Need to go pick some things up from Sam’s or Walmart for an event? Take a student with you to help. Going to a conference or training meeting? Take a student who might be interested in ministry with you, and if it is a long trip you have a great opportunity for debriefing on the drive. We travel all the time for all sorts of things, so see when a student might be available and bring them along.
Do you get up early and run, or go for a walk after work? Have a CrossFit gym you are a part of? Find a student that might need a workout partner. We all know we need one right? It will give you some great one-on-one time with them and they can help keep you accountable to being in the gym during the week.
In every culture, there is some type of recreation to enjoy. What is yours? I don’t mean the ping pong and pool games you play on Wednesday Night, I mean what is it you enjoy doing away from church? Playing golf, going fishing, and rock climbing are all places you could take a couple of students to spend time together. Chances are there are some students that enjoy the same things you do, so ask them to join.
Many youth pastors aren’t very good at this, or they do it badly. Resting usually means hours of Netflix and fast food or diving into a video game for hours on your day off. This isn’t really resting; it is just not working, and rest is something different.
To truly rest you need to be doing something that brings appreciation to God in a worshipful way. The day of rest was to be set aside for the worship of God according to the Sabbath commandment, but you are a youth minister, and Sunday is a work day. So hopefully you’re taking some time in the week to appreciate God in some way, and in some of these times you can invite a student in. For me these days look like visioning in the ministry and thanking God for what he has done, or setting aside time to read a book for spiritual growth and encouragement. Dream with a student, read with a student, show them what it means to rest in the goodness of God.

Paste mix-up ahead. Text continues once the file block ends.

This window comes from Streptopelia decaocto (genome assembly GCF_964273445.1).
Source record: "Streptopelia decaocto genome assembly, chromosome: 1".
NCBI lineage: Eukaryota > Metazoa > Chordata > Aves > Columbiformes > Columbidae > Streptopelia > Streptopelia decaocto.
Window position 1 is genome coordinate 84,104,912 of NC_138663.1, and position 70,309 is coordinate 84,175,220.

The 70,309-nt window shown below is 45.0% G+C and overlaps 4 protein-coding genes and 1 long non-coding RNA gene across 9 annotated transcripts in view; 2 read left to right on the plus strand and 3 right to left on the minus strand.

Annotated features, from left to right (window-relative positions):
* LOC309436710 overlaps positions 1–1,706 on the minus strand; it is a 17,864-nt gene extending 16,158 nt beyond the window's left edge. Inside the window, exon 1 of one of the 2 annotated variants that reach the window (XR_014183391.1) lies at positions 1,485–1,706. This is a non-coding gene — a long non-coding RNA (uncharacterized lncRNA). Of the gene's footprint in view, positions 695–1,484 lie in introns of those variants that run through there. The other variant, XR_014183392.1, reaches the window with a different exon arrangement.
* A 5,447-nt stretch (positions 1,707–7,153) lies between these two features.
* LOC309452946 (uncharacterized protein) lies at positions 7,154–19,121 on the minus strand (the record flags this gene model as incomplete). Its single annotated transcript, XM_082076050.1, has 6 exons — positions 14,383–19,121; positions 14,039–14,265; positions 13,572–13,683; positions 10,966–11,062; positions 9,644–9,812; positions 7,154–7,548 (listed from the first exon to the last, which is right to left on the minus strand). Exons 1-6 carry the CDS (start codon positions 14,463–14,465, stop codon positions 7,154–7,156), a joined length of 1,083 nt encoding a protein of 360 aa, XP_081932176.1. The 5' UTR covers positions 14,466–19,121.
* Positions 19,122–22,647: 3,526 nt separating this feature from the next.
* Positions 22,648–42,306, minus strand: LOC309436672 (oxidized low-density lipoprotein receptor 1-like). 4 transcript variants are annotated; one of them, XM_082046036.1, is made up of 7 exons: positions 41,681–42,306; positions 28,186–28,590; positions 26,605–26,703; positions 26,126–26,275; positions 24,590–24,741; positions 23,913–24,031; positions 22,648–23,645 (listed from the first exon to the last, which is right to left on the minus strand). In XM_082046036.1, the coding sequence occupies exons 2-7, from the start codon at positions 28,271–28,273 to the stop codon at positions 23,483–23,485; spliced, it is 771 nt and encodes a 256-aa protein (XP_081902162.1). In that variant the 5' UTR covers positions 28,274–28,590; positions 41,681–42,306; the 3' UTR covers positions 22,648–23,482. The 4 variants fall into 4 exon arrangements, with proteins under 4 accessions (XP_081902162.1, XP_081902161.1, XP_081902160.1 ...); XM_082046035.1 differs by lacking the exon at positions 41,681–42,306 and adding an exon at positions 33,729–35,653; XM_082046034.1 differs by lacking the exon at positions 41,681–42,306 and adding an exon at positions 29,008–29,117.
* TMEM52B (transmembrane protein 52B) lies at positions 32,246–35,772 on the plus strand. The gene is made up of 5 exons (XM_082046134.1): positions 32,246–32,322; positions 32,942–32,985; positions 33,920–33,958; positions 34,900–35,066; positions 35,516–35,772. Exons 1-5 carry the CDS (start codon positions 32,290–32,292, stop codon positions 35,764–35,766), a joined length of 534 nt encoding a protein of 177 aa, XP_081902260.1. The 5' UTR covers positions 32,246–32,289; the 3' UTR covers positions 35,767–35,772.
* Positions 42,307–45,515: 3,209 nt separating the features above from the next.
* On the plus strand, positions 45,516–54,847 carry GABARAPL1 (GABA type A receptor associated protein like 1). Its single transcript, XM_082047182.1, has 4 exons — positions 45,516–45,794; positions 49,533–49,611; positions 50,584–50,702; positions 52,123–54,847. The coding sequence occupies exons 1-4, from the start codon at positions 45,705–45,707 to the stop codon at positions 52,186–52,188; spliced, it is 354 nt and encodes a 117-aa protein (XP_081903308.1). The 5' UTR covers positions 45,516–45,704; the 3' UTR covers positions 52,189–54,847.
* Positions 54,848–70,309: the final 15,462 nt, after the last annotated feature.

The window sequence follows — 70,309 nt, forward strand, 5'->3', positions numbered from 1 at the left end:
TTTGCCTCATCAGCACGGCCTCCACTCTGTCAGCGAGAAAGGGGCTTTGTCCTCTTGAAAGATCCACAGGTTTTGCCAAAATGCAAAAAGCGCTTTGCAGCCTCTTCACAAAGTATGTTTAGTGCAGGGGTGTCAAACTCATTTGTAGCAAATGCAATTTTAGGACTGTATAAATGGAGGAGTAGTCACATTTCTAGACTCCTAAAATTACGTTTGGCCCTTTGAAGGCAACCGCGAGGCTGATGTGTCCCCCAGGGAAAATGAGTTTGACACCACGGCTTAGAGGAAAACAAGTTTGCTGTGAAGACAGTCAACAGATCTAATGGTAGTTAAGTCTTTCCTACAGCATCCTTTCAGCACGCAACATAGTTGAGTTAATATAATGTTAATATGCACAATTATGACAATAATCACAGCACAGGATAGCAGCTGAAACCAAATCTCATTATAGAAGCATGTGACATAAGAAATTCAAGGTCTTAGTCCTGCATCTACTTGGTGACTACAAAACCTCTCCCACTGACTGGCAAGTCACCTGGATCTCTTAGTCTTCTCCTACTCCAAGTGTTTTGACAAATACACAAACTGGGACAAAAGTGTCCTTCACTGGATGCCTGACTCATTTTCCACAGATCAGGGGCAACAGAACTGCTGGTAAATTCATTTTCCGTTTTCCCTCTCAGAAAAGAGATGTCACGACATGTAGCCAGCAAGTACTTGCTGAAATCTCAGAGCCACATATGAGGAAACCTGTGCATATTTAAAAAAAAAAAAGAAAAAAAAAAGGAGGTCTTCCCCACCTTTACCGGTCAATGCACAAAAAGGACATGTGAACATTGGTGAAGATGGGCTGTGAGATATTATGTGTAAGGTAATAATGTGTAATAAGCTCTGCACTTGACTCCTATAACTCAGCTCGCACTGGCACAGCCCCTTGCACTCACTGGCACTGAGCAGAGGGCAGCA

The point is not to use all these means to connect with students. There are some of these areas that need to be reserved for your own personal time alone or with your family, but choose a couple and begin to incorporate students in them. Maybe start with one meal a week or your weekly shopping trip and see what comes of it. When we spend our time like we normally would and bring students in, it makes us accountable and open to share life with them in a way that opens them up as well.
For more advice on how to find rhythms in life, check out Community by Brad House, and to see how spending normal time with students can help make disciples, be sure to grab With by Alvin Reid and George Robinson.
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About The Author: Andrew Harper
Andrew is the husband to Amber, a graduate of Southeastern Baptist Theological Seminary, and the student pastor at First Baptist church of Altus, OK. He spends his time reading, drinking coffee, and schooling students in ping pong. His goal is to see students find their place in the mission of God.